A good US source to get all these parts in good quality is Small Bear Electronics, based in Brooklyn, NY. They stock everything you will ever need to build such a box and their prices are more than fair ! For all you european guys, check out Banzai.
Before we really start to build, I would like to give you a link that may be very helpful. It''s my DIY True Bypass Strip webpage and contains much more information about this subject than we can discuss here. You will also find drawings there covering how to build multi-loop boxes, how to add tuner-out, master-bypass etc.
Assuming you''ve procured all of the necessary components, we''re ready to build. First of all, you have to drill all the holes in the enclosure and to assemble all the parts in place. After that, it´s time to wire everything up. Follow the diagram below.
A short word of warning: most of the true-bypass wiring schemes out there on the internet are switching inputs, not outputs. In engineering that''s regarded as a bad thing. When the loop is engaged, all schematics are essentially the same: the Input jack is connected to the Send and the Output jack is connected to the Return. But when the loop is bypassed things are different. In the common schematics, the input to the pedal is left unconnected. If you had a high-gain pedal in the loop you could then get all sorts of squealing, or if there was a delay pedal you''d be filling the delay line with noise. In our diagram here, when the loop is bypassed, the input to the pedal is grounded. No noise, no hum, no squealing.
To transfer this schematic to our true bypass box, please wire everything up like this:
To cascade the loops in order to make a multi-loop box or true bypass strip, you would wire it all together like this:
Remember, after you''ve finished your box and everything is connected, you need a quality, transparent buffer (aka "line driver") in front of your true bypass strip to keep your tone alive. If you use a guitar with active electronics, you don''t have to worry about this, but the rest of us need to pay attention.
The enhancement in tone when using a buffer in front of a true bypass strip is amazing, and you can use longer cables without a dramatical high-end loss. You can simply connect a buffered stompbox, like any Boss or Ibanez pedal, in front of the strip if you like the tone, or you use a standalone buffer. It should be at unity gain, free of any tone coloration and have an extremely low impedence.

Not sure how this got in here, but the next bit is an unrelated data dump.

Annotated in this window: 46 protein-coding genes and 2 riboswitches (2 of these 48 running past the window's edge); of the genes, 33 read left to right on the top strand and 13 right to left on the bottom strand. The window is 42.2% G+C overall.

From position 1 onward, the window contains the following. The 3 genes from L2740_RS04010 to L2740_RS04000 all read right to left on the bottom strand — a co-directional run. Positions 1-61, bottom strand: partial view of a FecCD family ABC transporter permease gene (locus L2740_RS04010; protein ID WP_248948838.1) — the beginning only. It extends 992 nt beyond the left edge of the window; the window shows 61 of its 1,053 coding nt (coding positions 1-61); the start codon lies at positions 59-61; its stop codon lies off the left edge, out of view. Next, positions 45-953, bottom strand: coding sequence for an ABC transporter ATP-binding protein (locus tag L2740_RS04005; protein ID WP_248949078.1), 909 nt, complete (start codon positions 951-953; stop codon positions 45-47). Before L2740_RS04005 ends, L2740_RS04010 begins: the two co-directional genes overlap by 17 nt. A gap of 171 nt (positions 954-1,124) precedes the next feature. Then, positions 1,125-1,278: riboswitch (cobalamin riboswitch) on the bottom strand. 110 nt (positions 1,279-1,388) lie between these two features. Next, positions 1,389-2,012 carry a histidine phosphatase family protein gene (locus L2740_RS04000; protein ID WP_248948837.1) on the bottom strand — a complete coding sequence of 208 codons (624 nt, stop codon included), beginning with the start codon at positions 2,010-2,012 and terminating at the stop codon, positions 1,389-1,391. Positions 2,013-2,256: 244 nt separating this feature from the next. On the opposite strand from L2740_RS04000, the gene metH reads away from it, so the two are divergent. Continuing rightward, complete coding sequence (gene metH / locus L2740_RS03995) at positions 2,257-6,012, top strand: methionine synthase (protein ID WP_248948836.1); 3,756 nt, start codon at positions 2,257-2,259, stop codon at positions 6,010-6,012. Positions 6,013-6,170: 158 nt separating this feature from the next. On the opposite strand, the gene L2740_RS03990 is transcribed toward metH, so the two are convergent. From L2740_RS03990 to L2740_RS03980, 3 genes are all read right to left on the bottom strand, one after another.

I encourage everyone to try to build such a buffer -- you can find all the info you need on my webpage. If you are an experienced builder, you can also build the IC Buffer on a piece of cardboard or veroboard by following the layout below. Keep in mind that most fuzz pedals don´t like to see another pedal in front of them and a line-driver is no exeption from this rule ! If you use one in front of the true bypass box or another one after the true bypass box is a matter of taste. I only use one in front of my true bypass strip and have never had a problem, but try it out on your own.
Hopefully you''ll give this build a go, as the improvement in tone is simply stunning. Again, don''t forget to read my DIY True Bypass Strip webpage, as all of the things we''ve discussed here in short are explained in detail.
Well, it''s already the November issue and next month it´s X-Mas ! I bet many of you will take some time to visit the family or simply enjoy a holiday. To prepare you for this, next month we''ll build a petite but good sounding "$5 Practice Amp," so you can take it with you on your holiday trips and pracitce your lead lines. Dirk Wacker has been addicted to all kinds of guitars since the age of 5 and is fascinated by anything that has something to do with old Fender guitars and amps. He hates short scales and Telecaster neck pickups, but loves twang. In his spare time he plays country, rockabilly, surf and Nashville styles in several bands, works as a studio musician and writes for several guitar mags. He is also a hardcore DIY guy for guitars, amps and stompboxes and also runs an extensive webpage singlecoil.com about these things.
Until then, stay tuned and take care!
Dirk Wacker has been addicted to all kinds of guitars since the age of 5 and is fascinated by anything that has something to do with old Fender guitars and amps. He hates short scales and Telecaster neck pickups, but loves twang. In his spare time he plays country, rockabilly, surf and Nashville styles in several bands, works as a studio musician and writes for several guitar mags. He is also a hardcore DIY guy for guitars, amps and stompboxes and also runs an extensive webpage singlecoil.com about these things.